I do not own any of the images used in this article, please see below each painting for a citation.
I went through each novel and collected quotes that describe the physical attractiveness of every Austen hero and main villain/man of dubious character (I don’t know if Frank Churchill for example can really be called a villain). Here they are in order of hotness, contrasted with their novel’s hero. I also included a Regency era portrait that could represent each man.
The hottest male hero is… Edmund Bertram from Mansfield Park! The book really dwells on how attractive all the Bertrams are as a family, and not just the daughters:
They were a remarkably fine family, the sons very well-looking… that the Mr. Bertrams were very fine young men, that two such young men were not often seen together even in London…. He will not do by the side of your cousin Edmund… my friends here are very much struck with his gentlemanlike appearance. Mrs. Fraser (no bad judge) declares she knows but three men in town who have so good a person, height, and air… (these quotes are collected from the novel and presented together with “…” between different quotes)
Attractive enough to be a Bertram? (Portrait believed to be Lieutenant Colonel S. Coote Martin (c.1793 – 1815) 1815c. John James Masquerier)
Contrast this with the description of Henry Crawford, who is both short and plain. But you hardly notice because he’s so charming:
Her brother was not handsome: no, when they first saw him he was absolutely plain, black and plain… but as she still continued to think Mr. Crawford very plain… “I do not think him at all handsome.” “Handsome! Nobody can call such an undersized man handsome. He is not five foot nine. I should not wonder if he is not more than five foot eight. I think he is an ill-looking fellow.
Plain enough to be Henry Crawford? (John Grimes, by Matthew Harris Jouett (1788–1827)
Persuasion‘s Captain Frederick Wentworth! He is very handsome. Even Sir Walter, a very exacting judge, thinks he’s pretty attractive. You have to wonder how his fine face has survived so many years at sea:
He was, at that time, a remarkably fine young man… a certain glance of his bright eye, and curl of his handsome mouth… how much handsomer, how infinitely more agreeable they thought him than any individual among their male acquaintance,…. No: the years which had destroyed her youth and bloom had only given him a more glowing, manly, open look, in no respect lessening his personal advantages. She had seen the same Frederick Wentworth….. when he [Sir Walter] saw more of Captain Wentworth, saw him repeatedly by daylight, and eyed him well, he was very much struck by his personal claims, and felt that his superiority of appearance might be not unfairly balanced against her superiority of rank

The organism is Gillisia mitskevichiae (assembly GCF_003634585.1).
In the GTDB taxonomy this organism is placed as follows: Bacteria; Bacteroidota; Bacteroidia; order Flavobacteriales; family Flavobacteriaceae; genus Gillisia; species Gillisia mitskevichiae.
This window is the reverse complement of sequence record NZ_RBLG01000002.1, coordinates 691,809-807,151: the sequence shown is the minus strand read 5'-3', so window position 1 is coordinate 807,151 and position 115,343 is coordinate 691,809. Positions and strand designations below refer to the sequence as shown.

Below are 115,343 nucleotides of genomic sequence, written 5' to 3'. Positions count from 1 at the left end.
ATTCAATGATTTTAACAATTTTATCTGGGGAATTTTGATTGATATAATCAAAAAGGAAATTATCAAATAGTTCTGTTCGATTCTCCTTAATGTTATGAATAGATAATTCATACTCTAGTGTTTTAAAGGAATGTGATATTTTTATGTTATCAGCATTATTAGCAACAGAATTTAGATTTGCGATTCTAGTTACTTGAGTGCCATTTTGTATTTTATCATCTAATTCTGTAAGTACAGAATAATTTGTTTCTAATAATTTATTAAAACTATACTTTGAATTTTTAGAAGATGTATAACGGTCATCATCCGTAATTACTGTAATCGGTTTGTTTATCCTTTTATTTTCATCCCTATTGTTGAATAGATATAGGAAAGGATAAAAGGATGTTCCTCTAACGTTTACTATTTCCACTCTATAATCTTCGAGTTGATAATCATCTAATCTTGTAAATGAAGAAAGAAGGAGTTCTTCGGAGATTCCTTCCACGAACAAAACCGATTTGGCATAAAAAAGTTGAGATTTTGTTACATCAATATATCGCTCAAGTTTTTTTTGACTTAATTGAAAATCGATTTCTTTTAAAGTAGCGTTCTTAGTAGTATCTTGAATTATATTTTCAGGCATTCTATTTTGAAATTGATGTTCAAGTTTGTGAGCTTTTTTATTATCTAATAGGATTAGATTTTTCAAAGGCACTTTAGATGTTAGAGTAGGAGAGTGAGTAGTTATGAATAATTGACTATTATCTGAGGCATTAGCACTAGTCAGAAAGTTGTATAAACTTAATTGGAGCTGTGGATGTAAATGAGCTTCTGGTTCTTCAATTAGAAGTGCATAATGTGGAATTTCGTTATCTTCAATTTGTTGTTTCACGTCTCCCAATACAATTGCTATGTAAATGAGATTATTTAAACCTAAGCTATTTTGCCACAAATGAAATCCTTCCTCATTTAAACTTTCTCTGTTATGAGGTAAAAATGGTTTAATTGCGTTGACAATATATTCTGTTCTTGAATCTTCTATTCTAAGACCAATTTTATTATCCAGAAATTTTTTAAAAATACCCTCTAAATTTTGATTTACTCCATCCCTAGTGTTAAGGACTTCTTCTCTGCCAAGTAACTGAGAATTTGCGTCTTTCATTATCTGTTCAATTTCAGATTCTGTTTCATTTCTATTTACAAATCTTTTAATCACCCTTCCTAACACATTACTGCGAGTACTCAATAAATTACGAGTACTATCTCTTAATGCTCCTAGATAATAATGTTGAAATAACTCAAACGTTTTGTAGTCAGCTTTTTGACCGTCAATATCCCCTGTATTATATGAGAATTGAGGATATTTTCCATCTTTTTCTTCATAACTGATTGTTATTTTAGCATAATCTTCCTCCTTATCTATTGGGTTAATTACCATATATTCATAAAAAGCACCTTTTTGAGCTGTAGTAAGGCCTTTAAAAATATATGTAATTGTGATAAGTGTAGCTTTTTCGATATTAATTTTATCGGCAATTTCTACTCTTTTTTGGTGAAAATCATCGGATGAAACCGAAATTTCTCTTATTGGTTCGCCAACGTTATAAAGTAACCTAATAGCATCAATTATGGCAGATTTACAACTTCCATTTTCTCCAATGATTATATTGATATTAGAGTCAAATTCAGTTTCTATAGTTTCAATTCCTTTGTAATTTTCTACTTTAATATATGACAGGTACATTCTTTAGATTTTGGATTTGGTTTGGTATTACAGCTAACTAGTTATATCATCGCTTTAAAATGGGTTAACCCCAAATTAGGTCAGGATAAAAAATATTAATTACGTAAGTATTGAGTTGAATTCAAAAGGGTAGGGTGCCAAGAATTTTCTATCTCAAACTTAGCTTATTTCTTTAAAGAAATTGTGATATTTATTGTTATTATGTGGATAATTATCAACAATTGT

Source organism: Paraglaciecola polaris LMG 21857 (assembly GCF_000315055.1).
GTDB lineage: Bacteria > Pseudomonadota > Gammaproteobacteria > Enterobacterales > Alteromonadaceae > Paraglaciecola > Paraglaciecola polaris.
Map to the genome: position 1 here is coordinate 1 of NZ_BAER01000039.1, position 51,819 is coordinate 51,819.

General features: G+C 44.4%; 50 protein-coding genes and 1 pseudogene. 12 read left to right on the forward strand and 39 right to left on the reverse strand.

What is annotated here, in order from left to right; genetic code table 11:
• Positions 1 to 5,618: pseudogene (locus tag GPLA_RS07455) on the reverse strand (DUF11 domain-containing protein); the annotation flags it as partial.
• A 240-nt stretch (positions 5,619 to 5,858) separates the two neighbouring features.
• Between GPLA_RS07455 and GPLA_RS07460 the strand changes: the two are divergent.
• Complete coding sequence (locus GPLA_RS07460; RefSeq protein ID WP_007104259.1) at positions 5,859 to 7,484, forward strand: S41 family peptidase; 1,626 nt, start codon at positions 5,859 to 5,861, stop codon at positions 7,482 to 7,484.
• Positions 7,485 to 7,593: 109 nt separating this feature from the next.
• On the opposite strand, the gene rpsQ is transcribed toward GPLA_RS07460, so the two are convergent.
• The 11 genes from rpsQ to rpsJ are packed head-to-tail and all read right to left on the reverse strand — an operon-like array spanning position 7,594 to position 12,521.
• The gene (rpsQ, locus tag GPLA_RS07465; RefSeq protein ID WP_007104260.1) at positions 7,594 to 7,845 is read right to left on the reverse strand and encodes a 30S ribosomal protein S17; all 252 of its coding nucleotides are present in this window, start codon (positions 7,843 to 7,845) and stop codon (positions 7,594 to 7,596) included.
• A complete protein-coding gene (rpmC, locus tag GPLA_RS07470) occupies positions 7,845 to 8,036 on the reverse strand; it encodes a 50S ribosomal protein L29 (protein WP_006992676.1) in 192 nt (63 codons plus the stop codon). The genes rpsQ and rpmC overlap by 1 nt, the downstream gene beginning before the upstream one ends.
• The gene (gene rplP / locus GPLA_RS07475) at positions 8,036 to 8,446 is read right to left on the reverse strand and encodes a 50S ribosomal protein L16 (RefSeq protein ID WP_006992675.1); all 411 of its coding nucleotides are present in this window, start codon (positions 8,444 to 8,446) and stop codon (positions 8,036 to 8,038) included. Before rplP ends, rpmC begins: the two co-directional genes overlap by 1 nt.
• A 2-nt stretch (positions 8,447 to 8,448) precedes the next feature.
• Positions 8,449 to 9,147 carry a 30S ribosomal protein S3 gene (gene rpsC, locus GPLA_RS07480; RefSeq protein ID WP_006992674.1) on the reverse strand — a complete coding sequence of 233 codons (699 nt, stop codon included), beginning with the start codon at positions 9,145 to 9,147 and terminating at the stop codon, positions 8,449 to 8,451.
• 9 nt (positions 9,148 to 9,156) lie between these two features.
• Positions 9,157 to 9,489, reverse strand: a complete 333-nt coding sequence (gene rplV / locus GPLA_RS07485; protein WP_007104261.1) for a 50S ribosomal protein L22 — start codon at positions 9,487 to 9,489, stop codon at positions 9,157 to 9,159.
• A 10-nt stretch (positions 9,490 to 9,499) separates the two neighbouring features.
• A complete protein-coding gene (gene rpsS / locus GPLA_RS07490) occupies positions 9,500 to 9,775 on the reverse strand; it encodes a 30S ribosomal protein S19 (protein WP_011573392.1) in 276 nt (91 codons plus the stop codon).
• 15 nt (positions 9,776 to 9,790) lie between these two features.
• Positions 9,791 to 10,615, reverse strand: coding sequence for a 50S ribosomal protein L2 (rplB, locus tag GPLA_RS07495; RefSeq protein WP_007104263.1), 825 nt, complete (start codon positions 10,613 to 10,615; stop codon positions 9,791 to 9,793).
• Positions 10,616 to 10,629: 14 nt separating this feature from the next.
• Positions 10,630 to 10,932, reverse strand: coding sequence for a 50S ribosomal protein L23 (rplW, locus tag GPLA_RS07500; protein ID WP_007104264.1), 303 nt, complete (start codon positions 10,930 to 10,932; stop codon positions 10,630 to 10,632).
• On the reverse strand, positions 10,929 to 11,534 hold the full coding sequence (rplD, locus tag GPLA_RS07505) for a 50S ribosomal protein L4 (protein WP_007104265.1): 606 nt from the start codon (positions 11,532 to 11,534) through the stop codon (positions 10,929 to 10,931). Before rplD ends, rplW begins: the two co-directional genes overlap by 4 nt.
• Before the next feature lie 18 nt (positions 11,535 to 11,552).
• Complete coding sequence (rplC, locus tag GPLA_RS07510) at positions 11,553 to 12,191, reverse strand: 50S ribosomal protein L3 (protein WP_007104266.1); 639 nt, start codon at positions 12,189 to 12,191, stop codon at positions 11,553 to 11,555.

Is this man attractive enough to be Wentworth? (Portrait of a Young Man in a high cravat, Thomas Arrowsmith, 1770-1839)
He is contrasted with two men of dubious character.
Mr. William Elliot, who while not handsome has a gentlemanlike appearance:
He seemed about thirty, and though not handsome, had an agreeable person…. He did justice to his very gentlemanlike appearance, his air of elegance and fashion, his good shaped face, his sensible eye; but, at the same time, “must lament his being very much under-hung, a defect which time seemed to have increased; nor could he pretend to say that ten years had not altered almost every feature for the worse…. Mr Elliot was better to look at than most men, and he had no objection to being seen with him anywhere.
Possible Mr. Elliot? (Margaret Sarah Carpenter, 1827)
And Sir Walter Elliot was once so hot that he is literally his wife’s single mistake:
vanity of person… He had been remarkably handsome in his youth; and, at fifty-four, was still a very fine man… His good looks… Modest Sir Walter! He was not allowed to escape, however. His daughter and Mrs Clay united in hinting that Colonel Wallis’s companion might have as good a figure as Colonel Wallis, and certainly was not sandy-haired.
Sir Walter in another 20 years? The main reason I like this painting is that I am sure that like this man, Sir Walter would die his grey hair! (Lafayette in 1830, aged 73, painting by Louise-Adéone Drölling).
Mr. Darcy of Pride & Prejudice. He is handsome and tall, but the narrator isn’t as obsessed with his good looks as the two men above. Mr. Bingley comes in at a respectable #4, but that’s okay, his manners are far more pleasing!
Darcy: Mr. Darcy soon drew the attention of the room by his fine, tall person, handsome features, noble mien… The gentlemen pronounced him to be a fine figure of a man, the ladies declared he was much handsomer than Mr. Bingley, and he was looked at with great admiration for about half the evening… “it is a handsome face”… “I am sure I know none so handsome”… “To be sure, Lizzy,” said her aunt, “he is not so handsome as Wickham; or, rather, he has not Wickham’s countenance, for his features are perfectly good.”… so handsome! so tall!
Quick additional note: Darcy’s hair and eye colour are never actually described in the novel, they can be anything you imagine! (Henry Brougham, 1st Baron Brougham and Vaux by Sir Thomas Lawrence)
Bingley: Mr. Bingley was good-looking and gentlemanlike; he had a pleasant countenance, and easy, unaffected manners… He is so excessively handsome!… “He is also handsome… Oh! he is the handsomest young man that ever was seen!
This looks a bit like Bingley to me (François Dumont (1751-1831) Miniature Portrait on Ivory of Marguerite Gérard, 1793)
It seems pretty clear from the text that Mr. Wickham is better looking than even Darcy. All of Meryton was in love!